Vanessa Selbst discusses the luck that helped her win $1.8 million at PPT

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Posted on Nov 12th 2010  -  Subject: Vanessa Selbst discusses the luck that helped her win $1.8 m

Vanessa Selbst is one of the best poker players in the world, male or female. Regardless of her small volume, she has put up staggering results in her return to tournament poker after her two year hiatus to return to law school.  She recently won the Partouche Poker Tour's main event for $1.8 million.  She came into the final table as the chip leader and played tough and strong the entire time.  But Vanessa also recognizes that there is a lot of luck involved in poker and she detailed on the PokerStarsBlog the particular luck factors that helped her win the PPT.

1. I heard about the tournament at the last minute, and only played it because I was on vacation at the time, and was going to be in nearby Barcelona one day before the tournament anyway.

2. I managed to get a seat during Day 1A, which was the same day all the satellite qualifiers played, and I had many of them at my table.

3. I got KQ vs. a bad player's 8 on a 7-9-2-J-T board, with no flush possible, on Day 1. That pot was one of many to vault me into the chip lead.

4. On Day 3, I got seated at the table with three of the top ten chip stacks. The other very big stack, who had position on me, got repeatedly bad beat by the fish at the table, on whom I had position.

5. On Day 4, I cold 4-bet and then 6-bet all in with A-3s and did not run into a monster hand. The 5-bettor folded.

6. Despite threats of airport closures due to strikes, I made it back to Cannes completely stress-free for the final table.

7. There was a cheating scandal and it turned out that one of the players at the final table had cheated his way to get there. He was one of very few players that I never played with throughout the tournament.

8. At the final table, I had a mediocre seat draw. Fabrice Soulier, a good player, was two to my left with a lot of chips, and Tobias Reinkemeier, also a good player, was on my immediate left. Tobias busted first at the final table. Fabrice got coolered or bad beat repeatedly, and he could never put his stack to use against me. All of a sudden, my seat draw became amazing.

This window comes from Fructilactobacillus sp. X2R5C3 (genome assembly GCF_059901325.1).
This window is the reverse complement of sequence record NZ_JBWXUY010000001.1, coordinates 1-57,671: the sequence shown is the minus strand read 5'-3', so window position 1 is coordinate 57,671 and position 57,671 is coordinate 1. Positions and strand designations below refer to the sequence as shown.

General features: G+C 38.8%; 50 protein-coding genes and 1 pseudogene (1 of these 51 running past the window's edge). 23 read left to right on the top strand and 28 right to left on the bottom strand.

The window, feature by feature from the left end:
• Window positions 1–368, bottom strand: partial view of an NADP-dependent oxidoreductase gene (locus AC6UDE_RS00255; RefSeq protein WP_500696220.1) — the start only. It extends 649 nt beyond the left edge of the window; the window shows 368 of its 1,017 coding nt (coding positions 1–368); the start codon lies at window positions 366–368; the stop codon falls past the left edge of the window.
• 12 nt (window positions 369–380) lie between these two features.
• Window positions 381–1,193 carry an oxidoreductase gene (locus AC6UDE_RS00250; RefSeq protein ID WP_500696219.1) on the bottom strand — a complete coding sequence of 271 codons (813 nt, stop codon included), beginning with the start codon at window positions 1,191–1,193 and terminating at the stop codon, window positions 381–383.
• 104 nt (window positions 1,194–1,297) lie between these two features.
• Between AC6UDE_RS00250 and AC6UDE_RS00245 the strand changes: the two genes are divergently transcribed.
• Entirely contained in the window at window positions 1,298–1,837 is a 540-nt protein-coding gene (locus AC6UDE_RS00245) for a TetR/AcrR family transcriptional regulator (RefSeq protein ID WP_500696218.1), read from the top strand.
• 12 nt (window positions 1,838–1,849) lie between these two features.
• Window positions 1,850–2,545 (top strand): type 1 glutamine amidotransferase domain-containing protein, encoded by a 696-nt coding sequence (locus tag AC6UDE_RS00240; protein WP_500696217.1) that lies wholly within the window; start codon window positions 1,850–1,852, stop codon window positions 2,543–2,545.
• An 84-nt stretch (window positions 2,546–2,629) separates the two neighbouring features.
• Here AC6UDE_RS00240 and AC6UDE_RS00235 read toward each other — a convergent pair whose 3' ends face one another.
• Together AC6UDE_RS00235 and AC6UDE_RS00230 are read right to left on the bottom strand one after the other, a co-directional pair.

9. Speaking of which, I coolered Fabrice with 8-8 vs K-T on a KT48 board, at the final table.

10. I ran K-K into A-A 5-handed on the button versus the cut-off, when we had a very aggressive dynamic together. Because it was the first hand back from dinner break, I was suspicious of the 4-bet and thought A-A was a strong possibility, so I did not get the money in pre-flop. An ace came on the flop and saved me my stack. Any other time during the final table, I'd have gone broke.

11. Heads-up, I had a very good feeling that Raphael would 5-bet me if I 4-bet his first 3-bet. I knew he did not want to be run over and thought I would try to run him over, and I knew he would try to establish that early. I was NOT planning on 4-bet bluffing his first 3-bet. My luckiest hand might have been picking up Q-Q on the 5th hand of heads-up play, having him randomly decide THAT was the hand to 3-bet K-6o, and then having him 5-bet bluff shove 80BB with it. If I pick up Q-Q even the second time he 3-bets, I think he just folds to my 4-bet. But I got it the first time, and I won the tournament with it.

12. During the two-month break (there was a break before the final table played out), the Euro improved dramatically against the dollar, and I made over $150,000 more than I would have in September.

Vanessa concludes by saying "When I look back on all the luck I had in this and ANY tournament, and just all the ways there are to be lucky or unlucky, it's much easier to stomach the bad beats that come from the cards. The cards are just a small part of the game, which includes every factor present during the entire course of a tournament, whether it's your personal life, your table position, or the weather outside.

So the next time you get aces versus kings all-in preflop and the king comes, just consider it a cooler rather than a bad beat. You could have had the kings where no king came, and you would have lost your money just the same. And think about the different factors playing to your advantage to get you to that point in the first place. It's an interesting perspective if nothing more, but a little humility can go a long way towards giving you the impetus to improve your game.

At the very least, it might make you think twice before telling that next bad beat story. Trust me, the player sitting next to you at the poker table will thank me."

 

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